Is it early summer or late spring? The leaves, fully mature, tell a summer story. The weather—thankfully a little cool after an unprecedented heat wave the end of May—speaks of late spring.
Whatever the case, it is a time of beauty. The biting blackflies are gone, and the mosquitoes are few in numbers. We can sit on the patio until six and not be bothered. Not at all usual for this time of year when the mosquitoes are generally out in force. I expect it’s because May has been dry. While we surely need the rain, I am grateful that this weather is keeping the mosquitoes down. Last year, with a cold, rainy June, it was just the reverse, and the mosquitoes came in hordes, tormenting us until fall.
Therefore, at the end of the day, Clif and I relax on the patio with a snack and a drink, sometimes alcoholic, most times not. In the woods, in the distance, a wood thrush sings its ethereal song. Closer to us on the edge of the yard are the goldfinches, tweeting and quarreling. There are woodpeckers and hummingbirds. Cardinals. Nuthatches. Sometimes, from the nearby Narrows, we hear loons. Dragonflies zoom with astonishing precision. Chipmunks race after each other.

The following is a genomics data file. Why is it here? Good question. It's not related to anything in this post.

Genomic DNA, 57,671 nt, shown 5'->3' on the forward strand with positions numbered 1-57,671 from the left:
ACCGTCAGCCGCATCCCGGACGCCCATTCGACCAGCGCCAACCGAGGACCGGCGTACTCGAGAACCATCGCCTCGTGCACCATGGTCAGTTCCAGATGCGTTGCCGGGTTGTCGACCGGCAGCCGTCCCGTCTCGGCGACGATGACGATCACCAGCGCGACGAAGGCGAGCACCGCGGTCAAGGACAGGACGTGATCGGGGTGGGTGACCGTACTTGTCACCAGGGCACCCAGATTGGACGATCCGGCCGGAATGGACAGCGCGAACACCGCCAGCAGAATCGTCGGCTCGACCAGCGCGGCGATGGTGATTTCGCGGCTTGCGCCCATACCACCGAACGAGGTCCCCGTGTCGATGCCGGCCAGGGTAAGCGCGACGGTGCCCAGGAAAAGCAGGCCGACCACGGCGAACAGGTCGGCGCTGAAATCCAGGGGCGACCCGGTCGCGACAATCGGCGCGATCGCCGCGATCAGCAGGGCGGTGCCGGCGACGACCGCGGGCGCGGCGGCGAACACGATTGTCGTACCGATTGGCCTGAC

Surrounded by the flutter and dash of life, I ask Clif, “How are we so lucky?”
After a few moments of silence, he replies, “We made the right choice.”
That we did. Not always a given as Clif and I are not known for our practicality. But when we moved to Winthrop, we were debating between two houses—one in a little development and one in the woods.
We chose the home in the woods.
Here are some pictures taken in the last day or two at our home in the woods:
The flash of red, a cardinal at the feeder.
The bubbling of the blue fountain.
A dandelion poking its head up among the ferns.
And finally, the front yard, green against red, edged by many hostas.
For years and years, I yearned for a cottage garden bursting with color. While this love of color will never go away, my home in the woods, surrounded by green, is the place I want to be.